Apple finally launched the white iPhone 4 yesterday, and despite being just a new look for a phone that’s nearly a year old (in a market where the vast majority of smartphone users feel obsolescence sneaks up quick), it made quite the splash. Some things aren’t exactly the same, either: the iPhone (s aapl) gained a little girth when it went white.
As mentioned yesterday, the white iPhone 4 did generate some lines, especially in Asia. In Beijing, Hong Kong, and Shanghai, lines were very long, reaching into the hundreds. Of the few reports of lines at North American locations, the longest seems to have reached around 10 people. It’s worth noting that the black iPhone 4 went on sale in China in September 2010, while in the U.S., it has been available since June. Conceivably, that could mean that U.S. buyers had more time to give in and buy the black iPhone rather than wait for the white model.
But it’s also a sign that Apple’s priorities may soon shift, as China and other emerging markets represent the largest potential growth markets for the company. Apple saw huge growth for the iPhone in China last quarter, and Strategy Analytics just released a report showing Apple has passed ZTE Corp. to become the world’s largest handset maker as measured by shipments, for the first calendar quarter of 2011. ZTE is a Chinese phone maker, and arguably Apple’s biggest competition in the Chinese market.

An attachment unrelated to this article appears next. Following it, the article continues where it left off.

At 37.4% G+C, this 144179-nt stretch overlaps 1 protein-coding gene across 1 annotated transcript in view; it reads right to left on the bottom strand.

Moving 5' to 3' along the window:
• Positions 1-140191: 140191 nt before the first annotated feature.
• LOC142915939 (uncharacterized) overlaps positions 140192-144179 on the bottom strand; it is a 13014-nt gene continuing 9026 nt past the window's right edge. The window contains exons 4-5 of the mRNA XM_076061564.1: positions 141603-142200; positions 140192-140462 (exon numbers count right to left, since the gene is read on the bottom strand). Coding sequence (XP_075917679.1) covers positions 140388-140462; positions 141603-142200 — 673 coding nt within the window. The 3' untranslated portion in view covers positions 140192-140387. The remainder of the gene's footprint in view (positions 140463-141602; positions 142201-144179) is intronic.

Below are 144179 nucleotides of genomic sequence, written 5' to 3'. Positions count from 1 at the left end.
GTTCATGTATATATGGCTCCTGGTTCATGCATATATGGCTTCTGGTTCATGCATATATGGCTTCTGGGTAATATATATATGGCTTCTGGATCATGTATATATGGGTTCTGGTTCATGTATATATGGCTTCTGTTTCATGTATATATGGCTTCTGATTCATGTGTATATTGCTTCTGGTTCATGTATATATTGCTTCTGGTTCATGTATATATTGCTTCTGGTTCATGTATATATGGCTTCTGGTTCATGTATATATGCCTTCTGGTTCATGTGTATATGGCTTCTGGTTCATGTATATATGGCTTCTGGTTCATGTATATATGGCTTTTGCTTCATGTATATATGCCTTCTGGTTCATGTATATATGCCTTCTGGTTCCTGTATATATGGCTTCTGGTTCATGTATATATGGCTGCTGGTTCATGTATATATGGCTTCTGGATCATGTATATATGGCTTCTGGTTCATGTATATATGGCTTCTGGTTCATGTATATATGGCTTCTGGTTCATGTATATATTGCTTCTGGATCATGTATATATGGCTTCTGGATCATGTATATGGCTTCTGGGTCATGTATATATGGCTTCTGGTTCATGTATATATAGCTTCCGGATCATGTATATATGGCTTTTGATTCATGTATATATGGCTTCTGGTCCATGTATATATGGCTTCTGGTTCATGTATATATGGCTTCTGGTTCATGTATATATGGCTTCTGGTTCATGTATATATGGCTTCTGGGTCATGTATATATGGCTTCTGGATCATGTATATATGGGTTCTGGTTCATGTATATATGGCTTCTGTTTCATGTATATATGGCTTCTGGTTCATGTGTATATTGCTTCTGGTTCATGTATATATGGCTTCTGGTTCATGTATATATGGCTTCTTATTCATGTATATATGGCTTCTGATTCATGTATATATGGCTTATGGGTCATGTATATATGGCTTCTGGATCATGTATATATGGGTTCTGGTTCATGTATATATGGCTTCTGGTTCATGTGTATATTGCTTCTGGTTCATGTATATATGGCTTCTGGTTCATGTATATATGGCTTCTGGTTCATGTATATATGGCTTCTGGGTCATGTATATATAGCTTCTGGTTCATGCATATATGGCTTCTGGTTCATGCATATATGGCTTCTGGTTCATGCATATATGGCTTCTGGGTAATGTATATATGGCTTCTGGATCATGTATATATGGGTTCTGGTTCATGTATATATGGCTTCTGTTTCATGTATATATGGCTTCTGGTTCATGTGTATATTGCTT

The white iPhone definitely appears to be selling well in at least a few markets other than China, too, since ship times for the device have slipped to five business days from three to five days in some international stores, such as those in Italy, the U.K., France and Spain. Apple typically prioritizes the U.S. when it comes to device shipments, so slipping ship times don’t necessarily indicate that those countries are the ones experiencing the strongest sales.
Finally, users who’ve had the chance to compare the white and black iPhones side-by-side have noted that the white version is just a hair thicker than the black one: 0.2 mm thicker, to be exact. It makes Apple’s marketing claim that the iPhone 4 is “the world’s thinnest smartphone” just a little less accurate than it had recently become. No word on what’s behind the extra girth, as Apple’s website still lists the official specs for both at the same at 0.37 inches. It could be that the extra UV protection the white paint requires accounts for some additional thickness. Reports so far suggest that the extra thickness isn’t significantly affecting the fit of most cases, but you should double-check before you buy one just to make sure.
The white iPhone 4 may be just a color change for a 10-month old device, but its reception provides a hint at the future of a possible shift in Apple’s primary buying public, and its production demonstrates Apple’s continued dedication to getting product design right prior to release. In the end, nobody can pull off new paint on an old barn quite like Apple.